Cultural Outings · Reviews

Red Shoes review

Hello again!

It’s nice to be getting back into the swing of things. I have, however, realised that I’ve neglected an important component of this blog. Cultural outings! In fairness, my poverty, general sleepiness and desire to craft over all else means I’m quite a hermit at the moment. Anyway, lets rectify the situation.

People who know me in real life will know already that I love ballet. If there’s ever a chance to see a ballet I’m there. Luckily, my cousin loves it as much as I do. We’ve been to so many dance productions over the years. Everything from ballet, to weird abstract modern circusy dance shows. We sometimes allow other family members to come with us and this time we had her mum, my aunt along for company. It’s always so lovely to see them. (Especially when my aunt very kindly treated us!) It’s one of those situations where even though we live pretty close, we don’t see each other very often. It’s not quite only at funerals and dance shows, but it’s not far off.

We’d been excited about this one for quite a while and we’d managed to get amazingly close seats – which is helpful as I’m getting blinder by the day. This was the only picture I got.


Oh how I wish I’d got more. But being a good theatre goer I have to adhere to photography rules, as you all should. This picture doesn’t do it justice. Anyone who’s seen a Matthew Bourne ballet will be able to tell you how interesting and clever the sets are and how beautifully made the costumes are. Over the years we’ve seen 6 or 7 of his productions so I can confirm it all. In fact, Facebook had given us notifications that morning reminding us that two years before, we went to the same venue to see another Matthew Bourne show. The very same day! What are the odds? I like symmetry like that.

But yes, the costumes are wonderful. They look really expensive and properly fitted to the dancers. They flow beautifully. There was one dress in particular that I was lusting after. It would look hideous on me but I’d just spend my time twirling around and around. The sets are amazing too. You might not to be able to tell in the awful picture but that’s a movable stage, on stage. It moves back and forward and swivels about. The front is a recreation of a stage so the dancers could play out bits from the production for the audience. When it turned round it was dressed as the back of the stagefront looking out so you go the feeling you were behind the stage. They even had fake audience at the back of the stage. Very hard to explain properly, but very clever. Saying that it wouldn’t have been everyone’s cup of tea. Himself wouldn’t have got it. A ballet within a ballet. Maybe I should go into the story a bit more…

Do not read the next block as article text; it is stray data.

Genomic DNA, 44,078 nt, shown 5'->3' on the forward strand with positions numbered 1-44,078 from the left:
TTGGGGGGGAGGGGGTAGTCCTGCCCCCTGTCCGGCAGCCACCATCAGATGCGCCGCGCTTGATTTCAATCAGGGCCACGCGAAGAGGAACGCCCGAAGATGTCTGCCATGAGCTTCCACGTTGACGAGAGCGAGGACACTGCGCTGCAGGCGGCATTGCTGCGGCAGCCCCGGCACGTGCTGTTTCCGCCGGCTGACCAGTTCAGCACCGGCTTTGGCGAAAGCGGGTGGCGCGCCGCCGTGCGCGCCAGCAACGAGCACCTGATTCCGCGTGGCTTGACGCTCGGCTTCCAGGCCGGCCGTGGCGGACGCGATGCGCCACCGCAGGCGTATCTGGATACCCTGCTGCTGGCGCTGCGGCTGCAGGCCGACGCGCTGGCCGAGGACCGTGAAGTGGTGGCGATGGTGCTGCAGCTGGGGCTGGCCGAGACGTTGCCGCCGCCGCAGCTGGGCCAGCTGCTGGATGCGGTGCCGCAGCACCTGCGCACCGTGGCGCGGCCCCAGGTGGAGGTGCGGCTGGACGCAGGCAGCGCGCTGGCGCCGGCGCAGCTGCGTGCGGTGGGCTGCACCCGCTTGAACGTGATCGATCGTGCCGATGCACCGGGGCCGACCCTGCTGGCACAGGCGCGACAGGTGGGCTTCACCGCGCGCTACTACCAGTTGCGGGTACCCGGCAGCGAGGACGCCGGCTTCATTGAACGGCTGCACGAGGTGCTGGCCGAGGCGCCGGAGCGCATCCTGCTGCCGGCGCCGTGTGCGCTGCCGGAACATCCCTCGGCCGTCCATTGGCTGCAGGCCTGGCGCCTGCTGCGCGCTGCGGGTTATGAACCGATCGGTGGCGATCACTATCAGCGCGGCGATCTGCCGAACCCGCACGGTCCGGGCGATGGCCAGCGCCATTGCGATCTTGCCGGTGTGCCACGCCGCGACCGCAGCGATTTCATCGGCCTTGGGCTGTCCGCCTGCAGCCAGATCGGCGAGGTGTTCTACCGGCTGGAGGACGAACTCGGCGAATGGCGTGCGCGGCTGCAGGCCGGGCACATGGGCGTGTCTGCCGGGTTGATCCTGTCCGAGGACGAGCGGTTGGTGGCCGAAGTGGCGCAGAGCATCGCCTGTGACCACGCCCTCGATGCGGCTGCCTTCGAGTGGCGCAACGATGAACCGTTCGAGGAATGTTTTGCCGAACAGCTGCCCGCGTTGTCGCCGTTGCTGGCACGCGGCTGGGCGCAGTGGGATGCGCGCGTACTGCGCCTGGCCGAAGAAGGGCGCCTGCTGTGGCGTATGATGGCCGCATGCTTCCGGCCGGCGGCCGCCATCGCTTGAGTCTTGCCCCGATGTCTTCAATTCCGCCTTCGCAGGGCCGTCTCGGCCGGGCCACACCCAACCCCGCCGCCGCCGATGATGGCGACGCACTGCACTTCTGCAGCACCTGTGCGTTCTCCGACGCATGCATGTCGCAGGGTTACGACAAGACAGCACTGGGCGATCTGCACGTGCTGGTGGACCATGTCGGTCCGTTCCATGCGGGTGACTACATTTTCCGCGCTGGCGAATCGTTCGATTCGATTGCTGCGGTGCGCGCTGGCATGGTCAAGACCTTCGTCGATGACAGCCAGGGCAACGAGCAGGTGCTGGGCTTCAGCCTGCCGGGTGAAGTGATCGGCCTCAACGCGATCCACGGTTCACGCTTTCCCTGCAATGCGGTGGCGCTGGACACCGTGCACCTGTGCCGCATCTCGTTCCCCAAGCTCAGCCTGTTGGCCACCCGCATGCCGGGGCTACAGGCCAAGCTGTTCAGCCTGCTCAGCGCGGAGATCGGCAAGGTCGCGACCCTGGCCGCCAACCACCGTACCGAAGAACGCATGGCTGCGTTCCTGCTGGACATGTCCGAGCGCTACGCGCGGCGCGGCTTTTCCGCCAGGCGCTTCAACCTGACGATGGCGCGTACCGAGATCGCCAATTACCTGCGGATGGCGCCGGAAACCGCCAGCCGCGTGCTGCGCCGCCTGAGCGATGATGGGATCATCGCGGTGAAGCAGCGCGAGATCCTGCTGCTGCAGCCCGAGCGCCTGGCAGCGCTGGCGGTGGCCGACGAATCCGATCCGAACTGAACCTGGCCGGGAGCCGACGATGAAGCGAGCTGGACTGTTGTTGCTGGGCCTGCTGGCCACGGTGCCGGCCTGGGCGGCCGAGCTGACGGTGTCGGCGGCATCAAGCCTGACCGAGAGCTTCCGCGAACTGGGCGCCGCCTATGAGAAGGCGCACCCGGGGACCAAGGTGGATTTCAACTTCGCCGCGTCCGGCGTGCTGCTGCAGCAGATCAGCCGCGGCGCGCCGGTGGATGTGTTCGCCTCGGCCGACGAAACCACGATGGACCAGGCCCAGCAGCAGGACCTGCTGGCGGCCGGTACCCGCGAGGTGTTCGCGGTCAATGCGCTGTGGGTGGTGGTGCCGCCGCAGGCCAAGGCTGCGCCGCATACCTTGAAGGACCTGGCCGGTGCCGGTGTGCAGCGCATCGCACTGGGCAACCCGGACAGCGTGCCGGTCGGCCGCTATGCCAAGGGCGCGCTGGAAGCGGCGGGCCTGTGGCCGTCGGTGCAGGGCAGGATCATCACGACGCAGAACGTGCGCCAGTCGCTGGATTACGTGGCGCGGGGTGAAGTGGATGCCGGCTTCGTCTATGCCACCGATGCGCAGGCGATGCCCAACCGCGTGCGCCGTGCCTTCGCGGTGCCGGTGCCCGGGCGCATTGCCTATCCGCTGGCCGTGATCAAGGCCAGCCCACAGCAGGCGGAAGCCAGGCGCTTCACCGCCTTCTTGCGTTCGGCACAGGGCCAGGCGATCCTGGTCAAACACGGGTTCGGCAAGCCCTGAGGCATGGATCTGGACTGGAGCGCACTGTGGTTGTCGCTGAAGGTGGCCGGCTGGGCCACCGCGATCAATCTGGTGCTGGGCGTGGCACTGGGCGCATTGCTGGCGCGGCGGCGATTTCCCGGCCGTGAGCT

As a fan of ballets, I like to think that I know most of them well enough, but I was appalled when I realised that I didn’t know the story at all. I was even more horrified that I didn’t know it when I found out it was a Hans Christian Anderson story. Or even that it was a Hans Christian Anderson story! I was brought up on HCA. My Nan would always read me the stories, but somehow this one has slipped out of my memory. I have of course dutifully read it since and as always with modern productions, there are some differences.

Obviously, it’s set in modern day and not in a small Danish town. The main theme is still the same – the pursuit for the red shoes led to the demise of a bright young girl. The original story focussed heavily on her ‘sin’ and how she needed to repent. This one brought the moral home and focussed on what being vain and driven by ambitious greed (In this case she was a dancer. Wearing red shoes obviously. Hence the stage on stage.) could do to yourself and your relationships. At the end there was a scene where the two main characters have a row and split up. I’ve never seen a heart breaking argument portrayed so well anywhere. The music obviously played a part, but there were no words. All you needed was the movement to know how they were feeling and to feel the same emotion. It managed to be soft and calm and violent all at the same time. It flowed from one movement to the next showing the back and forth of the argument. It definitely falls into my top ten pieces of choreography. At one point I actually forgot that they were dancing I was so wrapped up in it. I’m also embarrassed to say that I gasped far too loudly at the end.. but I wont ruin it for you and tell you what happens.

Anyway, this isn’t a sponsored post (Matthew Bourne, please get in touch if you want to pay me), but if you get the chance please go and see it. Ballet doesn’t have to be the stuffy, confusing thing it used to be. Modern advancements mean that its accessible for all, especially I’ve you’ve never been before. Despite the in front of the stage/behind the stage antics, it was one of the most understandable ballets I’ve ever seen. Everything you needed to know was right there. There was no need to think ‘Who’s that guy then?’ If you do go, let me know and we can compare notes!


Much love xx


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